The Yankees use Cam Newton as an example of how not to talk to the media

Associated Press

Every team starts spring training with media training. As in: “hey, here’s how you deal with the media, you guys.” It’s understandable. When ballplayers say interesting or off-message things or if they react negatively to negative things, however understandably, it tends to create news stories and followup stories and, if things break just wrong, distractions. Far better it is, from the team’s perspective at least, to teach players to be kind and pleasant ciphers: always present and accommodating to the media, but ultimately offering very little outside of cliche.

The Yankees are no different. ESPN New York’s Andrew Marchand reports that this year the Yankees’ media training involved showing their players video of Cam Newton’s and Russell Wilson’s recent Super Bowl press conferences as the wrong way and the right way to deal with defeat. Newton, you’ll recall, was surly and visibly disappointed during his presser, much to the chagrin of everyone.

I know I’ve been slamming the Yankees a lot lately, but I’m not going to slam them here. I don’t have any problem with a team telling players to be empty, cliche-spewing automatons with the media. I wish they wouldn’t, but they’re trying to limit headaches and worry constantly about bad press, so I see what they’re trying to do. As with many things, Crash Davis was right about this.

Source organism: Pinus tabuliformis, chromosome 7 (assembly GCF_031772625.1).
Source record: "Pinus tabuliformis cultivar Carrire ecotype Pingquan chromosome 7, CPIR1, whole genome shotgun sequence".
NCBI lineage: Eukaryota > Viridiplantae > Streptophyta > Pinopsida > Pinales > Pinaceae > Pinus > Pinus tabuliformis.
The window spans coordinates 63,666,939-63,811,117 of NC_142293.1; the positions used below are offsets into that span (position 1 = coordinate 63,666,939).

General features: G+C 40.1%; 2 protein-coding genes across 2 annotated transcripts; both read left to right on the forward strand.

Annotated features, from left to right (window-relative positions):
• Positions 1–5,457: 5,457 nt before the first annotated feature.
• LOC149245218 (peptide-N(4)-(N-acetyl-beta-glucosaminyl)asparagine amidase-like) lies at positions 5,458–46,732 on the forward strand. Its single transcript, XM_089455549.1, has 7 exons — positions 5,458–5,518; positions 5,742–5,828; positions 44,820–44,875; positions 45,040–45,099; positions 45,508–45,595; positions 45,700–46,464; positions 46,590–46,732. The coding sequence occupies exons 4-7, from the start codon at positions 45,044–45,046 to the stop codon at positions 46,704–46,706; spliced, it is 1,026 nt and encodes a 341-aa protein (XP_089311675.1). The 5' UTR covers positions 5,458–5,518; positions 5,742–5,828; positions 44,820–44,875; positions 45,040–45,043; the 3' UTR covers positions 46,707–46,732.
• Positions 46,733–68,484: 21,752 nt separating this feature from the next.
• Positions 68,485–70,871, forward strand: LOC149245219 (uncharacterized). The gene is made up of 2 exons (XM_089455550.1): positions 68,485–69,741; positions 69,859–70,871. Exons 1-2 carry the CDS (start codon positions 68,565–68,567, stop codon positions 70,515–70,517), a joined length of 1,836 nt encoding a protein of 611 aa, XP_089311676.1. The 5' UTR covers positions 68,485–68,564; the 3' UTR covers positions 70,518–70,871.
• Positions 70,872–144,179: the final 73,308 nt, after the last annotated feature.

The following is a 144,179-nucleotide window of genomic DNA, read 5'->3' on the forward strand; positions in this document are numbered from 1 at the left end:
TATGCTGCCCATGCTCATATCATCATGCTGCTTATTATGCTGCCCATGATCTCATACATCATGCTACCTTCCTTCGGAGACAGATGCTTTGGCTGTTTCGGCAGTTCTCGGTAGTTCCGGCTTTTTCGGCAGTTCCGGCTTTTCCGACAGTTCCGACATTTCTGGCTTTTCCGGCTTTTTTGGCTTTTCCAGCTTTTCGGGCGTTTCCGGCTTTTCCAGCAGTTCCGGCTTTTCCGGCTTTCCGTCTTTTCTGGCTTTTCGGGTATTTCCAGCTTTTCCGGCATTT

That doesn’t mean that we should validate them simply for doing so, of course. When a player does stray off script, we should enjoy it. Even celebrate it. At least to a degree. I mean, if the player’s off-script message is to talk about how Stalin wasn’t really that bad and how Ayn Rand’s books are anything other than simplistic, sophomoric tripe the substance is worthy of criticism. I’m just saying that we should, at least on some level, appreciate that the player gave us a gift in this regard. Slam them for the substance for which they are responsible, but not simply because he didn’t stick to the talking points. You and I don’t work for the team, remember. The talking points are to obscure things from us, not to help us.

The football press was pretty bad about this with Newton and with others in the past. Some of them got bent out of shape in the same way a team or league PR person might, taking issue with the off-message comments simply for being off-message. As if the NFL were law enforcement instead of a party trying to sell something and of whom we should be critical. Baseball reporters tend to be way better about this and appreciate the gift they’re given when someone goes off-script. It probably has a lot to do with them enduring, like, 200 days worth of press availabilities a year and appreciating the change of pace.

To sum up: good for the Yankees for trying to keep their players from stepping in it, rhetorically speaking. Here’s hoping the training is an abject failure.

(h/t to CBS Eye on Baseball)

Olson blasts two HRs, Acuña has 4 hits as Strider, Braves overpower Phillies 11-4

Dale Zanine-USA TODAY Sports

ATLANTA – Given a seven-run lead in the first inning, Atlanta right-hander Spencer Strider could relax and keep adding to his majors-leading strikeout total.

“That game felt like it was over pretty quick,” Strider said.

Ronald Acuña Jr. drove in three runs with four hits, including a two-run single in Atlanta’s seven-run first inning, and the Braves beat the Philadelphia Phillies 11-4 on Sunday night to split the four-game series.

“Getting a lead first is big, especially when you get that big of a lead,” Strider said. “… When we’re putting up runs, my job isn’t to be perfect. My job is to get outs.”

Following the game, Braves manager Brian Snitker announced right-hander Michael Soroka will be recalled to make his first start since the 2020 season on Monday night at Oakland.

Matt Olson hit a pair of two-run homers for Atlanta, and Strider became the fastest pitcher in modern history to reach 100 strikeouts in a season.